Sony's HDNA

by Team Sony 08/24/2007, in Categories For Records, VAIO

With a little help from Peyton Manning and Dale Earnhardt Jr., we’ve just launched a fully integrated marketing campaign around what we are calling Sony’s “HDNA.”  It’s all about how high-definition capability and technology runs through Sony’s “genes” and is present in a host of our professional and consumer products. And while some might consider it a bit boastful, the concept rings true.  In my experience, there is no other company with as many cards in the high-definition deck. We are all over HD from every angle, which I think is pretty cool. Check out this video on Crackle, which puts the campaign in perspective.

A good place to start is our pro business in the broadcasting, cinema and production worlds. Check out a pro football game on CBS or any other major sports event for that matter, and chances are they are using Sony professional HD gear to shoot and broadcast the action. I remember being on hand with the press in 1998 at the CBS Sports studios in New York for the first HD broadcast of an NFL game between the Jets and Bills, which was quite a thrill at the time.

On prime time network television, 90 percent of shows shot digitally like The Office and Rescue Me are being produced with HD equipment manufactured by Sony. Then there are the late night shows, including Leno and Lettermen, as well as morning fare like The Today Show and Good Morning America.  


 
Sony has also teamed with
Panavision to develop a high-definition camera that is being used by filmmakers of the like of George Lucas and James Cameron, just to name a couple. Now there are movies of all sorts – be they from the major Hollywood studios to unknown filmmakers on a limited budget — being shot and produced with Sony cameras, editing decks, switchers, etc.
 
Sony HD technology is being used in other professional areas as well, such as video conferencing, medical electronics, educational institutions, various businesses and government agencies, along with the growing number of mega-churches reaching their vast flocks in high-def.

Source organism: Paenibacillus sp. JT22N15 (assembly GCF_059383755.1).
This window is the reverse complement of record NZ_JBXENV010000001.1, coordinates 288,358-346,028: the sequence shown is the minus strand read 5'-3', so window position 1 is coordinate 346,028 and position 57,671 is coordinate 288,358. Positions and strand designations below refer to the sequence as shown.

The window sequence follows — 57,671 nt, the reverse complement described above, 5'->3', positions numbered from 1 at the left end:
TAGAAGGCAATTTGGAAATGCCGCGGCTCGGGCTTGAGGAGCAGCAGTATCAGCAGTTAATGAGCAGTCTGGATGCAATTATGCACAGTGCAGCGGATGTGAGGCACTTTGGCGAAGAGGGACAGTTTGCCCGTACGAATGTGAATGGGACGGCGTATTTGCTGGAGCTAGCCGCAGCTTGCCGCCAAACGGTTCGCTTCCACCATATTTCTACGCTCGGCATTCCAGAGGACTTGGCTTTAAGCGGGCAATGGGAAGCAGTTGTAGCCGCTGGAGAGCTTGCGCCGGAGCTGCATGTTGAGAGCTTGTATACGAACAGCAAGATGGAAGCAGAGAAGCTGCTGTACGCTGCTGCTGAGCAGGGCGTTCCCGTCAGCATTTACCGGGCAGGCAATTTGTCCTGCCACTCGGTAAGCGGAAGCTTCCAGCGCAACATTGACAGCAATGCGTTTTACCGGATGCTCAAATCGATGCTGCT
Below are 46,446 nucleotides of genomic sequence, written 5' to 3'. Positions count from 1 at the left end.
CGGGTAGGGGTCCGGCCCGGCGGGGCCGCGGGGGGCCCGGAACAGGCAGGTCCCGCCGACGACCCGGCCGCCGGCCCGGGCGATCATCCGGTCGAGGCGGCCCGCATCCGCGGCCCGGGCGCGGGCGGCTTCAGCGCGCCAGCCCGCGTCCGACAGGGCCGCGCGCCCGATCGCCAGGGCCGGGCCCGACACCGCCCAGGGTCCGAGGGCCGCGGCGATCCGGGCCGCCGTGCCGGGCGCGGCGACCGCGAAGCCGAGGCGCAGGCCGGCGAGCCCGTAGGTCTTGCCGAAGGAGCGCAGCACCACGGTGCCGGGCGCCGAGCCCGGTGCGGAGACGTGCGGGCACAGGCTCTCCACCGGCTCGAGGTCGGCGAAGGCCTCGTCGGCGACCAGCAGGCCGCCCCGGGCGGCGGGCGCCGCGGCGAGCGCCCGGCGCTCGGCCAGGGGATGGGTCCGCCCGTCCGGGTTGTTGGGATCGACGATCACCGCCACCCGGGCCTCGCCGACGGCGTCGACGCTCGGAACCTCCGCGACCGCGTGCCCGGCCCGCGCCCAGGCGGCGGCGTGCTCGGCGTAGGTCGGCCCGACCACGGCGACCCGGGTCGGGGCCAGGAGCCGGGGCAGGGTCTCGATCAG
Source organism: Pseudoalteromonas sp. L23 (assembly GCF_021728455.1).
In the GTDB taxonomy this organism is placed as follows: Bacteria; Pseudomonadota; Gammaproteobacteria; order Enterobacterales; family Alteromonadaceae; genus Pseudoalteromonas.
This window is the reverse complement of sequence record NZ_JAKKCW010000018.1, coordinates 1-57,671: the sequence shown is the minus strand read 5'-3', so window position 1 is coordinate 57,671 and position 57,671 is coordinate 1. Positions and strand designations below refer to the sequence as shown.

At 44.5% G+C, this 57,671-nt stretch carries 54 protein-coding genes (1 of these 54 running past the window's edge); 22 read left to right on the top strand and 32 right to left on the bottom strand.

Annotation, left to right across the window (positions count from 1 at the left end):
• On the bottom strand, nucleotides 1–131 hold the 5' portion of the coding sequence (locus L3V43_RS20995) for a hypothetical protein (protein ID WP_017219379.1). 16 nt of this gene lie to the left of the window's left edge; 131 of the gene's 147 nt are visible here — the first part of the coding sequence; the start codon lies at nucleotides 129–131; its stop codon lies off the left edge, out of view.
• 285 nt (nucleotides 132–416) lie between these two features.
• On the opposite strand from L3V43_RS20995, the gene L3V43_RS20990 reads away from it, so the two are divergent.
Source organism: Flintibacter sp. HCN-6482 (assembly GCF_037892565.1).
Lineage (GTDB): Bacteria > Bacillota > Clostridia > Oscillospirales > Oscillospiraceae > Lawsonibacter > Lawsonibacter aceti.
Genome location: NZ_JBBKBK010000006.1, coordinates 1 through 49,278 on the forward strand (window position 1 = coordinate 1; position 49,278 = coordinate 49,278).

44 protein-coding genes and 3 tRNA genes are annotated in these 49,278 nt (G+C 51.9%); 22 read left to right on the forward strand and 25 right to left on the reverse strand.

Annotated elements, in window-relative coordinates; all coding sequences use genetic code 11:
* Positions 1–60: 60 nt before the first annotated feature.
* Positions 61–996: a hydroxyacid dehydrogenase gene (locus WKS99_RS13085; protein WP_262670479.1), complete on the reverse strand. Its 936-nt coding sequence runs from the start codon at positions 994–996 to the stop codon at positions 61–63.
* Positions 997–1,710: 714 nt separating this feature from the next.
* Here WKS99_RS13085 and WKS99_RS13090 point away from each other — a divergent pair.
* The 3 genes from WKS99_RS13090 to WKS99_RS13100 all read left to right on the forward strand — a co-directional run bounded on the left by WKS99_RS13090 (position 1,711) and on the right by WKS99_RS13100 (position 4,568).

Now let’s take a look at how HD crosses virtually all of Sony’s consumer product categories. Obviously, it begins with the immensely popular
BRAVIA flat-panel LCD and rear production 3-LCD and SXRD micro-display television sets. By the way, if you have the room for them, I believe these SXRD sets offer the best HD picture money can buy now that direct-view CRT televisions are no longer in style. Going back again to 1998, I was on hand at a press briefing in New York when Sony became the first company in the U.S. to introduce a high-definition CRT television (part of our FD Trinitron WEGA line of HDTV’s at the time) with an attached digital tuner.
 
Sony HD consumer products go on to encompass Blu-ray Disc players; VAIO computers with internal BD drives, HD editing capability and high-def screens; Cyber-shot and Alpha digital cameras, including one with an HDMI output; three formats (tape, disc and hard drive) of Handycam camcorders with high-definition capability; internal Blu-ray computer drives; BD recording media in a variety of capacities; and, coming soon, our
BRAVIA Internet Video Link module that can stream HD content like movie trailers and music videos to BRAVIA televisions. 
 
Then, of course, there’s the high-definition
PS3 console with its Blu-ray capability built right into the unit, along with numerous videogames produced in HD. And, I’d be remiss not to mention hundreds of BD movie and music titles coming out from Sony Pictures and Sony BMG Music.
 
Clearly, HD is a cornerstone of this company’s DNA. And in this regard, to use another recent advertising slogan, Sony is “Like No Other.”

 

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